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From Ground to Cloud: How Foursquare Checked into Online Services

Watch this JNUC session in its entirety.

Have doubts about migrating to the cloud? It’s understandable, but there’s no need to fear what you cannot see. In today’s Jamf Nation User Conference (JNUC) session, Foursquare IT Systems Engineer, Jordan Dailey, shared how Foursquare transitioned from only using their JSS to enroll and inventory devices into utilizing it as a fully scalable deployment, monitoring and maintenance tool for their global user base.

Foursquare started with a mere two Mac minis in their San Francisco and New York offices before moving the service to AWS and two locally hosted virtual machines, a method to utilize DEP and Self Service. They built a DEP program that allowed for seamless deployment to global locations, and built tools to alleviate ticket volume and response time.

Dailey started with some advice. “If you take away one thing from this presentation, understand that company culture is a major factor in every single decision. If you take away two things, it’s to embrace the idea of growth and try to beat the company to it.”

Though he wasn’t there for the initial rollout, Dailey explained the process at Foursquare wasn’t complicated. They had the JAMF Software Server (JSS) and the File Distribution Point in their New York office, with the JDS in their San Francisco office – all with 95% enrollment.

Now they’re in the cloud. “This is where we start getting the good stuff,” Dailey said. “We started up two instances: one to run our JSS and MySQL database behind the firewall; and one for JSS web instance in the DMZ for all those remote users out there.”

He further explained they built two Virtual JDSs, one in New York and one in San Francisco. They used CentOS 7 and CloudFront on AWS for package deployment.

“With the network rules we set up, we were able to direct any traffic coming from the two main offices to the JSS inside the firewall and using network segments the receive their packages from their respective JDSs. Anyone coming from outside those two networks were heading the CDP and the JSS web instance.”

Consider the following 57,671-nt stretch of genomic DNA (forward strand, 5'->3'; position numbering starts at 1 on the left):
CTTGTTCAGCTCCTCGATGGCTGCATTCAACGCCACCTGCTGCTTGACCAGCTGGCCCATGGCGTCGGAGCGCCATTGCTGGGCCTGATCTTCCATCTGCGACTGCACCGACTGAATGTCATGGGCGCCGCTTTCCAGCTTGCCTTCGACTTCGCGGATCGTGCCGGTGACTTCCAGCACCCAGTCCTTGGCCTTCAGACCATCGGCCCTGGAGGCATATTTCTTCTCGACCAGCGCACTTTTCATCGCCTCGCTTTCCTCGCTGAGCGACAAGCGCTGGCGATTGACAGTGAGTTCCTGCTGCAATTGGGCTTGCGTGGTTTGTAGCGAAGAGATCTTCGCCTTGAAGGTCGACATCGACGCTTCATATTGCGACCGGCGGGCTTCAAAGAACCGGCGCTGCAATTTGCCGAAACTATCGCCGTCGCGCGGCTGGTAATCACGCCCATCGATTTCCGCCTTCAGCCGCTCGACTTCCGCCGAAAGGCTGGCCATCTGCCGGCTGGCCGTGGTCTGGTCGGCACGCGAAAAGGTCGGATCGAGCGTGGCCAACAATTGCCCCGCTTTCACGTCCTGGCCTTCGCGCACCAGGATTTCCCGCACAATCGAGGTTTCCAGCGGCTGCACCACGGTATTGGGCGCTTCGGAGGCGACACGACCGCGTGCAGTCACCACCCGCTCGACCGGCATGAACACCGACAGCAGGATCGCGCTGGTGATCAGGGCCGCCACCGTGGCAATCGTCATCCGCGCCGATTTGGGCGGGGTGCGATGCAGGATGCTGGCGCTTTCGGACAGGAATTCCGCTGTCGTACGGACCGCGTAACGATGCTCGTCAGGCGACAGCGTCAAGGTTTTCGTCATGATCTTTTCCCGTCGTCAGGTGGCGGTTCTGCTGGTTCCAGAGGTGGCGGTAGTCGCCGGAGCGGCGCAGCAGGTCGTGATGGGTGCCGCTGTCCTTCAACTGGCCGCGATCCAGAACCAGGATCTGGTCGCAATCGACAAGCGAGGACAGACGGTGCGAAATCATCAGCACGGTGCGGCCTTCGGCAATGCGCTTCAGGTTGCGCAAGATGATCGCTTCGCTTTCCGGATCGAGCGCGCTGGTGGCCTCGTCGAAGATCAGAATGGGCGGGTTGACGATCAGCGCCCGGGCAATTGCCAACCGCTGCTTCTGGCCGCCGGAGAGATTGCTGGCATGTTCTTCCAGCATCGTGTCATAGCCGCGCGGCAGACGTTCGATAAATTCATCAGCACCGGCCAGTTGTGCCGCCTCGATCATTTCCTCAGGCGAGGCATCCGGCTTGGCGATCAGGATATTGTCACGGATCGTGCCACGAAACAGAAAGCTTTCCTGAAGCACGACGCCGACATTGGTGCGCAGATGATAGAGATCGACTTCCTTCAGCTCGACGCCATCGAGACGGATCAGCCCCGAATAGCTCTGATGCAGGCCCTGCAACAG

When it came to making the move, Dailey said they talked a lot about starting with a fresh database, versus importing the full database. After much discussion, they decided to start fresh.

“If you were lucky enough to attend last year’s JNUC, there was a great presentation about this exact thing. Shout out to whoever built the JSS Database Migration Tool. It worked beautifully in allowing us to migrate,” Dailey said.

The move meant another enrollment process. With the ability to policy the transition and let it run, this was a seamless transition for employees in their two main office. For the remote employees, they supplied the quickadd package and asked their colleagues to install it.

“Like I said earlier, culture is important,” Dailey said. “So it was necessary for us to amp up Self Service in our communications. This isn’t big brother; this is best pal.”

Even with Self Service in place, Dailey explained, challenges still arise. So don’t forget what’s most important – keep your users at the center.

“I think every single person here knows the pain of being in the middle of writing up some kind of automation script, or working on a network configuration and someone walking over to you with the, ‘Hey can I ask you a question,’ and it’s something about a printer or general slowness,” Dailey said. “Working in IT is generally interruptive. Half the time we’re doing support. The other half we’re putting out fires. Self Service definitely helps, but you have to make it work for the users.”

Dailey explained that they scope out apps and printers to various teams and offices, but it’s the maintenance tools that make the biggest difference. “We built some really great tools and quick fixes for the user to run straight out of Self Service,” he said. “Every environment is going to change, so obviously you’ll want to build tools necessary for your office; but looking over your tickets you can usually tell where high volume issues persist.”

Last bit of advice – make it fun. Dailey said customizing icons within Self Service to match your organization’s branding can have a huge impact. Dailey said, “The more enjoyable the Self Service experience can be for the user, the more they’ll use it.”